Document Type

Article

Publication Date

2003

Abstract

Dissatisfaction with the existing income tax has increased in recent years. Practical problems with the income tax base create numerous loopholes, increasingly exploited by well-advised taxpayers. For the most part, these gaps are attributable to the income tax's "realization" requirement, under which taxpayers report gains and losses as "realized" through market transactions. A consumption tax appeals as a response to these significant current loopholes since "realization" loses its significance under a consumption-based tax. The consumption tax's appeal has been further enhanced by the recent and growing recognition of the narrow difference between income and consumption taxes, assuming away practical problems. Contrary to the long-standing belief that the income tax imposes an excess tax burden on all investment return, recent scholarship establishes that, relative to a pure income tax, the consumption tax relinquishes the tax burden on only the risk-free investment return. Accordingly, the consumption tax addresses the loopholes while relinquishing relatively little.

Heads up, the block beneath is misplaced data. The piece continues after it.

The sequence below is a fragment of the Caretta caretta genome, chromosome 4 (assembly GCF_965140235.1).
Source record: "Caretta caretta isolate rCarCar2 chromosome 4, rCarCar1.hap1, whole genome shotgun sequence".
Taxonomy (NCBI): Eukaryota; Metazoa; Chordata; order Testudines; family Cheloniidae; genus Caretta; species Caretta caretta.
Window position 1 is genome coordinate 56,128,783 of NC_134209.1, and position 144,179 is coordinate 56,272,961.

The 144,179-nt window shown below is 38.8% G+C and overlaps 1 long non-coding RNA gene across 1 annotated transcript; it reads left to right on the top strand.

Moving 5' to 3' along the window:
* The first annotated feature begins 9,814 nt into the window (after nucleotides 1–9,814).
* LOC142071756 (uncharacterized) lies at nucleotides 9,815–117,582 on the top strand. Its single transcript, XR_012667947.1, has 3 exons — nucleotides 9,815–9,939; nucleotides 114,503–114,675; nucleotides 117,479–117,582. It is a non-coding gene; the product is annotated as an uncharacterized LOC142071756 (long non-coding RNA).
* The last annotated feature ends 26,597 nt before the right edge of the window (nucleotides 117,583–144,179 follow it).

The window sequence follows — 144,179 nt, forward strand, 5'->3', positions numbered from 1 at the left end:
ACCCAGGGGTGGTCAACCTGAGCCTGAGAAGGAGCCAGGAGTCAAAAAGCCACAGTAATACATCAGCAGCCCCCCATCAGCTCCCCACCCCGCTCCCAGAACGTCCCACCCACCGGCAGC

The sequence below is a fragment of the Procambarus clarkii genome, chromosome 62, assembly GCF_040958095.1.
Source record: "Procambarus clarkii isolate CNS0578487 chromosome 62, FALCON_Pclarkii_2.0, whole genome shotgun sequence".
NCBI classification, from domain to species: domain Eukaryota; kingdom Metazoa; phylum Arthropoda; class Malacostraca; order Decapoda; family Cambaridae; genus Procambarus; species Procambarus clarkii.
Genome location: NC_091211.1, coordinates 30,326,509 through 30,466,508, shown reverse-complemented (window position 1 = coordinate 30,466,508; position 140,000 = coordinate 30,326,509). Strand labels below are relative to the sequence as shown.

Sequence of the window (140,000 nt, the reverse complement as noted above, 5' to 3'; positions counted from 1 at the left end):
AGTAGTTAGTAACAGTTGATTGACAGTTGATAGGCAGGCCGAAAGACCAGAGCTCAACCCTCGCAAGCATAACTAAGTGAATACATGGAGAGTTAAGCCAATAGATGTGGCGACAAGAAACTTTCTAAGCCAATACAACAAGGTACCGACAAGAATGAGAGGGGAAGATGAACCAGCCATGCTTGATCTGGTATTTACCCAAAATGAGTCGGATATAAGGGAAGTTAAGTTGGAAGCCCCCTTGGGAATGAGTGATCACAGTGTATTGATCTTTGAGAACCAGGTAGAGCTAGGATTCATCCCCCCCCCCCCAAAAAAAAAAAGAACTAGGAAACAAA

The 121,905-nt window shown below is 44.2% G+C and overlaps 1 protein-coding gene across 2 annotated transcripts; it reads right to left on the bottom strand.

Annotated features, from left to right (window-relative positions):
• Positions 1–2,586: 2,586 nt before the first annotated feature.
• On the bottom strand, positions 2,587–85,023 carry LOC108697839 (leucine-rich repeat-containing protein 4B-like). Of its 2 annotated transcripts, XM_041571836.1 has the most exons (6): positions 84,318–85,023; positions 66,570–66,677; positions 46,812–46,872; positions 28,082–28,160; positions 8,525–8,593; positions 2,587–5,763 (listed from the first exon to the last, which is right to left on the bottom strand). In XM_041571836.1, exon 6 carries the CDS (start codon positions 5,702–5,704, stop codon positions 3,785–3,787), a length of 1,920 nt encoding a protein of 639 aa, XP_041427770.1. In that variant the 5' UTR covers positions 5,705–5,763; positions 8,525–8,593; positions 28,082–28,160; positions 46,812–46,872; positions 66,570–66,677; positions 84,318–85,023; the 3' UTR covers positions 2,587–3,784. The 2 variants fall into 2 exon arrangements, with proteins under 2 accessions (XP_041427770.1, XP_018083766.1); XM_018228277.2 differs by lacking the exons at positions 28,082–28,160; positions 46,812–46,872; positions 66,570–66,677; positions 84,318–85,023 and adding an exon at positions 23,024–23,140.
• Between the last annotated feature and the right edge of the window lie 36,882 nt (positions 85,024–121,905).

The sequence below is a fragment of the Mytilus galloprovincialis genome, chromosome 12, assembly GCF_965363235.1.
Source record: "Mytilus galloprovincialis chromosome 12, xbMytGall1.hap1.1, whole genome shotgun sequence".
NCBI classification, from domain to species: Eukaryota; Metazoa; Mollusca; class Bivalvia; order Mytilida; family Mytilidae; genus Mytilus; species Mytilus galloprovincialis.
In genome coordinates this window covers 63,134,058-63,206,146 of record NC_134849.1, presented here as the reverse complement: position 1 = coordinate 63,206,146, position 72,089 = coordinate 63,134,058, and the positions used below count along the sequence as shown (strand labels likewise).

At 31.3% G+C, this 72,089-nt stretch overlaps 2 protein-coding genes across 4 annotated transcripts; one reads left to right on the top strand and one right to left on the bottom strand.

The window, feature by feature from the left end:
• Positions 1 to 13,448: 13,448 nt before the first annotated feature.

Despite such threshold appeal, a consumption tax has not yet replaced the income tax. This Article descriptively explains this failure through an analysis of the leading progressive consumption tax proposal: the cash flow tax. The Article recaps the serious offsetting concerns raised by commentary on the cash flow tax, exhibiting how such concerns relate primarily to the cash flow tax's wholesale removal of current tax on saved wages. Specifically, the lack of any current tax on saved wages raises tax avoidance, transition, and revenue concerns. In addition, saving decisions could be impacted in undesirable ways under a cash flow tax with progressive rates. Accordingly, the case for the consumption tax has been weakened by these concerns.

The normative portion of this Article then presents a new progressive consumption tax proposal: a hybrid approach. Like the current income tax, the hybrid approach generally would tax wages, even if saved for future consumption. In addition, the hybrid approach would utilize a modified cash flow approach to tax the excess of (i) savings withdrawals for consumption, over (ii) previously saved wages, increased by the risk-free return thereon. As a result, the hybrid approach would capture the benefits of consumption taxation without the disabling problems of the cash flow tax. As discussed in the Article, the hybrid approach achieves this result since (i) the wage tax component addresses the cash flow tax concerns, and (ii) the modified cash flow component addresses the income tax problems.

Publication Title

Alabama Law Review

First Page

1205

Volume

54

Included in

Law Commons

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